New York State Court of Claims

New York State Court of Claims

MILBACK v. THE STATE OF NEW YORK, #2006-028-506, Claim No. 109003, Motion No. M-69932


The deposition testimony of a key witness failed to contain critical statements that the same witness made in a subsequent affidavit submitted in opposition to a motion for summary judgment. Because there was no flat, direct contradiction between the statements, the Court must conclude that a question of material fact has been raised, and summary judgment is denied.

Case Information

Claimant short name:
Footnote (claimant name) :

Footnote (defendant name) :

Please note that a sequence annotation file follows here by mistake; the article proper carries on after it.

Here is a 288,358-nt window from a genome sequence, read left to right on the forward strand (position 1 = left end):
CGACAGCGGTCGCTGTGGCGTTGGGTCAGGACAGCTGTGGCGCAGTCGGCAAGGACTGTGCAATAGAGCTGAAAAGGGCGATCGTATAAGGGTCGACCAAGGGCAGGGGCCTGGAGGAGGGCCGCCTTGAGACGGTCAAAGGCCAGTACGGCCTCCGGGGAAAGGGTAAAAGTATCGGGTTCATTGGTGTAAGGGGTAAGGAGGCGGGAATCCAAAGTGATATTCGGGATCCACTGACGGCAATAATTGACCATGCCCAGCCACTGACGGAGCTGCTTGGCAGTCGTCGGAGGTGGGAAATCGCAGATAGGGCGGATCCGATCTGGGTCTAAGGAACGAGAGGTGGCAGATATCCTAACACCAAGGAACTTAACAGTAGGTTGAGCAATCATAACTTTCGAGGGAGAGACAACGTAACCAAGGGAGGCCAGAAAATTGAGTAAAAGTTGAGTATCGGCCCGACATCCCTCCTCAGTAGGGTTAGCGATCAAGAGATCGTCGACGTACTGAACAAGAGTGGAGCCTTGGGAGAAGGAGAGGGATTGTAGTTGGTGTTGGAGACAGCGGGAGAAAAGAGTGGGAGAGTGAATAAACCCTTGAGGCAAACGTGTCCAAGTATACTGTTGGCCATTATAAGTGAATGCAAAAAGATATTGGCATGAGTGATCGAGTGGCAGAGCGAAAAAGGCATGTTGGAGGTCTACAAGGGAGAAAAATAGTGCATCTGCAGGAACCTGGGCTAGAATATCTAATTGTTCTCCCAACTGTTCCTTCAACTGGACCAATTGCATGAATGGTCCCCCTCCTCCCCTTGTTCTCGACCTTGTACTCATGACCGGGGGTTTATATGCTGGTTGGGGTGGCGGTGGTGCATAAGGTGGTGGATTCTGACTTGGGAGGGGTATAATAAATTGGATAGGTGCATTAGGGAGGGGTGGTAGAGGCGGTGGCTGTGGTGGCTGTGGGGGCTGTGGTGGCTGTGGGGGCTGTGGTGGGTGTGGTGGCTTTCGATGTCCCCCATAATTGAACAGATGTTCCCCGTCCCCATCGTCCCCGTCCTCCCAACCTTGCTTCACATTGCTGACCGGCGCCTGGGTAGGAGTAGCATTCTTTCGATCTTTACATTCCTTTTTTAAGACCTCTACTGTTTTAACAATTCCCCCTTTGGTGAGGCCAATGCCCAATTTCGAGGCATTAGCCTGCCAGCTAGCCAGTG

Third-party claimant(s):

Third-party defendant(s):

Claim number(s):
Motion number(s):
Cross-motion number(s):

Claimant's attorney:
BY: Robert G. Bennett, Esq. andJames H. McGowan, Esq.
Defendant's attorney:
BY: Joel L. Marmelstein, Esq.Assistant Attorney General
Third-party defendant's attorney:

Signature date:
January 10, 2006

Official citation:

Appellate results:

See also (multicaptioned case)


The following papers were read on Claimants' motion for summary judgment in their favor on the issue of liability:

1. Notice of Motion and Supporting Affirmation of Robert G. Bennett, Esq., with annexed Affidavit of Catherine A. Milback and Exhibits

2. Affirmation in Opposition of Joel L. Marmelstein, AAG, with annexed Affidavit of Brandy C. Bogardus and Exhibits

3. Reply Affirmation of Robert G. Bennett, Esq.

Filed papers: Claim; Answer